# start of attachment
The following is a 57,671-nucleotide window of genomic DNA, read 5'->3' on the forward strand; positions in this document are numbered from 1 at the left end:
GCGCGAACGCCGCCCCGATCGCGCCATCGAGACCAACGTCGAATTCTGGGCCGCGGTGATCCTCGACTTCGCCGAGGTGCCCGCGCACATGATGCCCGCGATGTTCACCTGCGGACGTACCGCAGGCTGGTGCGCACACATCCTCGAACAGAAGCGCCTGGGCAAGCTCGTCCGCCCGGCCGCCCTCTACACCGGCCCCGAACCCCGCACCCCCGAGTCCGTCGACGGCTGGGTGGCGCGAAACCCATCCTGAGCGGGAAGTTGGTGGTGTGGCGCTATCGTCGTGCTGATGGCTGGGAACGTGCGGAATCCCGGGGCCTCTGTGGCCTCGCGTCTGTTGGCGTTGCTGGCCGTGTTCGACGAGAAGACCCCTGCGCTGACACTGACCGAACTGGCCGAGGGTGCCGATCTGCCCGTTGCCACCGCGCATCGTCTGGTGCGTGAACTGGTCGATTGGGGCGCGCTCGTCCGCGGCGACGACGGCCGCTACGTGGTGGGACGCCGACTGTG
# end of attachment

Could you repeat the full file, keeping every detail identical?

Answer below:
The following is a 57,671-nucleotide window of genomic DNA, read 5'->3' on the forward strand; positions in this document are numbered from 1 at the left end:
GCGCGAACGCCGCCCCGATCGCGCCATCGAGACCAACGTCGAATTCTGGGCCGCGGTGATCCTCGACTTCGCCGAGGTGCCCGCGCACATGATGCCCGCGATGTTCACCTGCGGACGTACCGCAGGCTGGTGCGCACACATCCTCGAACAGAAGCGCCTGGGCAAGCTCGTCCGCCCGGCCGCCCTCTACACCGGCCCCGAACCCCGCACCCCCGAGTCCGTCGACGGCTGGGTGGCGCGAAACCCATCCTGAGCGGGAAGTTGGTGGTGTGGCGCTATCGTCGTGCTGATGGCTGGGAACGTGCGGAATCCCGGGGCCTCTGTGGCCTCGCGTCTGTTGGCGTTGCTGGCCGTGTTCGACGAGAAGACCCCTGCGCTGACACTGACCGAACTGGCCGAGGGTGCCGATCTGCCCGTTGCCACCGCGCATCGTCTGGTGCGTGAACTGGTCGATTGGGGCGCGCTCGTCCGCGGCGACGACGGCCGCTACGTGGTGGGACGCCGACTGTG